conduct.” • Cælebs deceived' is an excellent book; and should find a place beside the novels of John Bunyan, · Cælebs in search of a wife,' Hill's Village Dialogues, and the Vicar of Wakefield. Of the present edition we have to say, that many little words are omitted, many erroneously spelt, and the whole work of the printer is miserably executed. So fine a gem should not be so roughly set.

ARTICLE. VI.-Ethical Questions; or Speculations on the

principal subjects of controversy in Moral Philosophy. By T. Cogan, M. D. Author of a Philosophical Treatise on the Passions, &c. London, 1817. p. 439. 8vo.

The volume of which we have just copied the title, has many things to recommend it. It is one of the latest publications on the subject of the philosophy of the hu. man mind; it is written in a pure style; the author is generally very happy in making distinctions; a more philosophical precision in language has been observed by him than we find in any other writer on the same science; and the whole is an elegant specimen of literary contro. versy. The topics of which he treats are all of them theological in their connexions; but Cogan's theology we apprehend to be deistical. He is known, however, as the author of a Philosophical Treatise on the Passions;"> and of “ Ethical Disquisitions;" so that general praise, or censure would be useless. We shall, therefore, briefly examine his last work, which consists of seven essays, or, as he is pleased to call them, “ Speculations,” on the following questions:

“ I. What are the sources of rational conviction? and what are the characteristic differences of each?-II. Is benevolence a principle distinct from self-love, or a modification of it?-III.

Is human nature endowed with a moral sense, to perceive moral principles, in a manner analogous to the organs of sense, in the perception of external objects:-IV. Are the actions and volitions of men necessary, in given circumstances? or, circumstances being the same, could a contrary volition be formed, or a contrary conduct be adopted?-V. Is human nature endowed with a common sense, destined to be the criterion of truth; and more infallible, in any case, respecting its decisions, than the deductions of reason!--VI. Are the sceptical opinions advanced by Mr. Hume, in his enquiry into the human understanding, founded on the legitimate use, or the abuse of reason? or is it necessary to renounce our reason, in order to reject them?VII. Whence are our ideas of moral obligation derived; and what is the final cause of the obligation?” p. 7.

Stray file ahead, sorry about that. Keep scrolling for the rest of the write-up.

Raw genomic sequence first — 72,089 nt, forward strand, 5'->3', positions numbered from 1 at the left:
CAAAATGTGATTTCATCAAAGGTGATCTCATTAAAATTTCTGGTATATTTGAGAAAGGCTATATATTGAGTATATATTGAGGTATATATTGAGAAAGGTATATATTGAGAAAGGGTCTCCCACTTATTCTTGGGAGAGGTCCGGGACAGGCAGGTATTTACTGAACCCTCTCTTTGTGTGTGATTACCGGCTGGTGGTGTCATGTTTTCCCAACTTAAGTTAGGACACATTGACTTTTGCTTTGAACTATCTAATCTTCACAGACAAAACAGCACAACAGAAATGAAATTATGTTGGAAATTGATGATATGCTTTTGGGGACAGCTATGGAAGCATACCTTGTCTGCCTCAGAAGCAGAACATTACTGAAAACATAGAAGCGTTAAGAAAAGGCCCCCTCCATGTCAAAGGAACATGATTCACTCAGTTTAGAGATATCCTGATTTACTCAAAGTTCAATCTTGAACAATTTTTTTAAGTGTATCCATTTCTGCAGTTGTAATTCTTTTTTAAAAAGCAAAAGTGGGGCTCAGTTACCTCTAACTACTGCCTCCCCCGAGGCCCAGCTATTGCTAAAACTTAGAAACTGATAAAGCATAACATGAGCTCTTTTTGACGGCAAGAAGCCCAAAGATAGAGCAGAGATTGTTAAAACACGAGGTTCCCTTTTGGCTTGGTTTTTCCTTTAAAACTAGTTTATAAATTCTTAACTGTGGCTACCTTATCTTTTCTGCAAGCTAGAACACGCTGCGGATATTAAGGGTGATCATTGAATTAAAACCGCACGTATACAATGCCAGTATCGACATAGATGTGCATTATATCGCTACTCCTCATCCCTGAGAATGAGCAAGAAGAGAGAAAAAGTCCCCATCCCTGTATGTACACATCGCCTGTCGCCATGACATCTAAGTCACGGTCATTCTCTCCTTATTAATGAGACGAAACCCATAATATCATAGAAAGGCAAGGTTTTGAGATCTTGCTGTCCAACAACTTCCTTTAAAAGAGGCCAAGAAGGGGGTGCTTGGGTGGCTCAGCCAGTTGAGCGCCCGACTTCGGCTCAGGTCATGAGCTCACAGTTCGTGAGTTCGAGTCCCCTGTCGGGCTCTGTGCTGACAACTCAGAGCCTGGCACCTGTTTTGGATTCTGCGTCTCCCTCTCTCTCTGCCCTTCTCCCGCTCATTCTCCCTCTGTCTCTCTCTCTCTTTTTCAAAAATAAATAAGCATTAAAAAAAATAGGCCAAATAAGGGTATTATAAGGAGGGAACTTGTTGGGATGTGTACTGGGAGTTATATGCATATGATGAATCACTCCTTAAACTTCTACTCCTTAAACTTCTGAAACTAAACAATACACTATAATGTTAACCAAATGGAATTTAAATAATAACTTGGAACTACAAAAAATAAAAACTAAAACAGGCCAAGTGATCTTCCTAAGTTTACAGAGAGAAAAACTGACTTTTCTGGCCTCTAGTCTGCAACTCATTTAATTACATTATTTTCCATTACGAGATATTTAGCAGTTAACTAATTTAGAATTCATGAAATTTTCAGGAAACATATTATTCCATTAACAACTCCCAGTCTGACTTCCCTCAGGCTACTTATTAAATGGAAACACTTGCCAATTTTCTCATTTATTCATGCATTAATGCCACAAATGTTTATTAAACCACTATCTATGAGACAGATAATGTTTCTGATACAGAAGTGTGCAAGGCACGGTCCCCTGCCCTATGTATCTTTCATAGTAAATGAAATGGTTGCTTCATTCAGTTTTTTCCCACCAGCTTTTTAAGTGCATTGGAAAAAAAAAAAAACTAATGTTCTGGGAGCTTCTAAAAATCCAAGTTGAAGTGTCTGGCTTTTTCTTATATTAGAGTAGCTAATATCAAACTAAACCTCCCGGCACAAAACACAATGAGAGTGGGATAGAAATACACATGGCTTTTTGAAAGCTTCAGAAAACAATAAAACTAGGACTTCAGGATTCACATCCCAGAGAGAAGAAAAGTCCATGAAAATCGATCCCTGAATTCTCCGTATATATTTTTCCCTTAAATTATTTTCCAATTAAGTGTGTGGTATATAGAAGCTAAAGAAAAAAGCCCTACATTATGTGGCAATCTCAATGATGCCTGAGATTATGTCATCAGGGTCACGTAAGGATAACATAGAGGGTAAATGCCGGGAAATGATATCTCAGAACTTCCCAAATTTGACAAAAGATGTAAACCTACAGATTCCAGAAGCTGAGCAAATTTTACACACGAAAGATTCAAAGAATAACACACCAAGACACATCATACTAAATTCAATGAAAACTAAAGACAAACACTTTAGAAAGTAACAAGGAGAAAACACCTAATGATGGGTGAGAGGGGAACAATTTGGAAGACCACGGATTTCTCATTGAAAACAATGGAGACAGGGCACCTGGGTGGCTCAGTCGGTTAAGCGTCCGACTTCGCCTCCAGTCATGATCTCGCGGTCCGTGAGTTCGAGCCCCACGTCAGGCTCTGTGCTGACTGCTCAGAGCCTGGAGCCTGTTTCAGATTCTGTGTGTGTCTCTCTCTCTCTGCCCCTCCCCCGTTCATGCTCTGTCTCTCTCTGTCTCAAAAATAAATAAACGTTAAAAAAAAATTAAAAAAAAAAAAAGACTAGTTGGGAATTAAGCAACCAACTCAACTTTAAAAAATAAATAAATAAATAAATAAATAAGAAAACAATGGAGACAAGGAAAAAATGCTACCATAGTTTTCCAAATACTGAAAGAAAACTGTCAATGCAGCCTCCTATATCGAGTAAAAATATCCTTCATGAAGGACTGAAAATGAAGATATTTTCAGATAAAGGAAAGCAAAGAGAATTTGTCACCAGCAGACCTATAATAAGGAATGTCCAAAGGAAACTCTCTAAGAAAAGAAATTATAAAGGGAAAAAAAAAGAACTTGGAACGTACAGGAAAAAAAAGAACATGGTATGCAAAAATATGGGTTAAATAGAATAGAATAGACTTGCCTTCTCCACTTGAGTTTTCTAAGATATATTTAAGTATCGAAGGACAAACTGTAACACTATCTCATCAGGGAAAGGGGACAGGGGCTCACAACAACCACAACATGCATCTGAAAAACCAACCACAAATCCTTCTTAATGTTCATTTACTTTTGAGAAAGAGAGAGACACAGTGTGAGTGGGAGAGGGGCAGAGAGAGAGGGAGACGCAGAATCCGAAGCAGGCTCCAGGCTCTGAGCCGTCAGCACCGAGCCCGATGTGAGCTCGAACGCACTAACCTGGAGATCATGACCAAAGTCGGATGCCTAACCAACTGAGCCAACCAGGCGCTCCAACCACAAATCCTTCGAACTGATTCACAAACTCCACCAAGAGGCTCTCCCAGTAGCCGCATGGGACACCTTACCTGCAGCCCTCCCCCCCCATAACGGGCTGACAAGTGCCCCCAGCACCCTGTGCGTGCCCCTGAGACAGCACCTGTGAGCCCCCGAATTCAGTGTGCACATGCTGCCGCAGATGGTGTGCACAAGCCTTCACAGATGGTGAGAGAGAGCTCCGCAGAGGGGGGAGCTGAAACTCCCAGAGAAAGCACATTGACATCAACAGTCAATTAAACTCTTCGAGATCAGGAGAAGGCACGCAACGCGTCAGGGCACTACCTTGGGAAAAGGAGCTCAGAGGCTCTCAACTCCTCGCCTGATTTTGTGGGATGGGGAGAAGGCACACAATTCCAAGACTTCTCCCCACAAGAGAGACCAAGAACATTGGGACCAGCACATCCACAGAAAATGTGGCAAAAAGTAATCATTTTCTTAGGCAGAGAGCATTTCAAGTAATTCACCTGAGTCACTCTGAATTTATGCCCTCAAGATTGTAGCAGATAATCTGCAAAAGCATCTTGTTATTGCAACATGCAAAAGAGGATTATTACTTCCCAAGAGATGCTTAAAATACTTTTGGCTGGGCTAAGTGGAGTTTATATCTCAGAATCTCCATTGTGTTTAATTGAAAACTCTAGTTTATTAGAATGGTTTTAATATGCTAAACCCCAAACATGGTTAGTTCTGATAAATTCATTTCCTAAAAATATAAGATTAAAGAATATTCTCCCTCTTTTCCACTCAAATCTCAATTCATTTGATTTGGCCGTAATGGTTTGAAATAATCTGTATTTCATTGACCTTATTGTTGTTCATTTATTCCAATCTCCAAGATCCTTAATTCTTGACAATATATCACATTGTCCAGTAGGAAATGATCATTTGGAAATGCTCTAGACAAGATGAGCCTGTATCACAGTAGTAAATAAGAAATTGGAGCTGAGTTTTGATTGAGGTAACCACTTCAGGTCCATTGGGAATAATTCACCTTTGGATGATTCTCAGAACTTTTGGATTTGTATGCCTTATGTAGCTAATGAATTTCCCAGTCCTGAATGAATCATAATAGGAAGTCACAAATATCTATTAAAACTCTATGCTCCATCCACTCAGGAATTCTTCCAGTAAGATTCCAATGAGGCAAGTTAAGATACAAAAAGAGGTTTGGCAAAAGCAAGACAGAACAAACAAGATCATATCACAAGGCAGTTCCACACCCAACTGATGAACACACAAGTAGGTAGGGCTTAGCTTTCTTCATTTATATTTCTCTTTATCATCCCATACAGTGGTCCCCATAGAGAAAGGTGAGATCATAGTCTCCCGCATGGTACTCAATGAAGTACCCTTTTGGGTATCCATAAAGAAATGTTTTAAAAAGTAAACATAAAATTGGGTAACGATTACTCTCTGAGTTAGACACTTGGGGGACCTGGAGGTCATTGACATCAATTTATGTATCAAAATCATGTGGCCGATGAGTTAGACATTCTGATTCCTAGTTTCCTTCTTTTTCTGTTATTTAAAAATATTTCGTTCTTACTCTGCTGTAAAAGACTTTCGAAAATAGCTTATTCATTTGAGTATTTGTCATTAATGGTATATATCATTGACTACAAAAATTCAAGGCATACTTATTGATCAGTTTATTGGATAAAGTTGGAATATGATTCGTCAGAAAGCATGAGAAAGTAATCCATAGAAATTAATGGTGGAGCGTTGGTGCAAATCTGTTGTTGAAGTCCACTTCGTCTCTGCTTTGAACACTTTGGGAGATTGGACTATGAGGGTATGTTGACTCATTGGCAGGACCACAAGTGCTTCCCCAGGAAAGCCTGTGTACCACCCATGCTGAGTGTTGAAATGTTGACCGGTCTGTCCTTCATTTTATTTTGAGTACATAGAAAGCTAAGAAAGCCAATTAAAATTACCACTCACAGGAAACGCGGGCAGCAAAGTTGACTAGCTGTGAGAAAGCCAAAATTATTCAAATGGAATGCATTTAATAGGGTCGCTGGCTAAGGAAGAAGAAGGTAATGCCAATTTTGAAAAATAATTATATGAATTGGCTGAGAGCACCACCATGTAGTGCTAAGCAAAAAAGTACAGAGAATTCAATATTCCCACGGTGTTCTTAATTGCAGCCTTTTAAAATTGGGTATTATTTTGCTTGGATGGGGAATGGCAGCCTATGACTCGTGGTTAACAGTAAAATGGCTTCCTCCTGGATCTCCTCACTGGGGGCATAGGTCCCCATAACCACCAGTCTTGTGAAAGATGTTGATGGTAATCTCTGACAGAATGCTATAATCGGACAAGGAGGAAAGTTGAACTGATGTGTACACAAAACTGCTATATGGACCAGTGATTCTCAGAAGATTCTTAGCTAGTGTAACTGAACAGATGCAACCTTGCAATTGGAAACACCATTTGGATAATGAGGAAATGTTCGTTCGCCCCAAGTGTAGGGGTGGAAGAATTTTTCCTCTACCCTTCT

One great object of Mr. Cogan seems to be to expose the errors into which he thinks Dr. Beattie fell in attempt. ing to refute the opinions of Mr. Hume; while he would equally oppose the sceptic, but in a more argumentative way. Beattie's common sense, and moral sense have, in his opinion, attempted to usurp the place of reason and to disparage her; and therefore he would banish both, with Hume's impressions to a philosophical purgatory, in which they may abide until they are chastised into plain reasonings. For our part, we think Mr. Cogan has become as much enamoured of Reason as the other named philosophers were of their respective favourites: so that with Hume, impression is every thing; with Beattie, common sense; and with Cogan, reasoning. Hence he considers in the first speculation “the sources of rational conviction,” by which he intends the same that Locke, and others do by the sources of knowledge. Locke taught, that all our knowledge is derived from sensation and reflection. Reid has satisfactorily evinced the sources of our knowledge to be much more numerous than his predecessors supposed them; but he did not attempt to persuade us that he had enumerated them all. Cogan is quite confident that “ when the mind is impressed with a conviction of any truth, the conviction is ascribed to certain proofs or evidences of its reality; and these may be of various kinds, according to the nature of the subject, or the means of information.” “ The following arrangement appears" to him “to comprehend every species of evi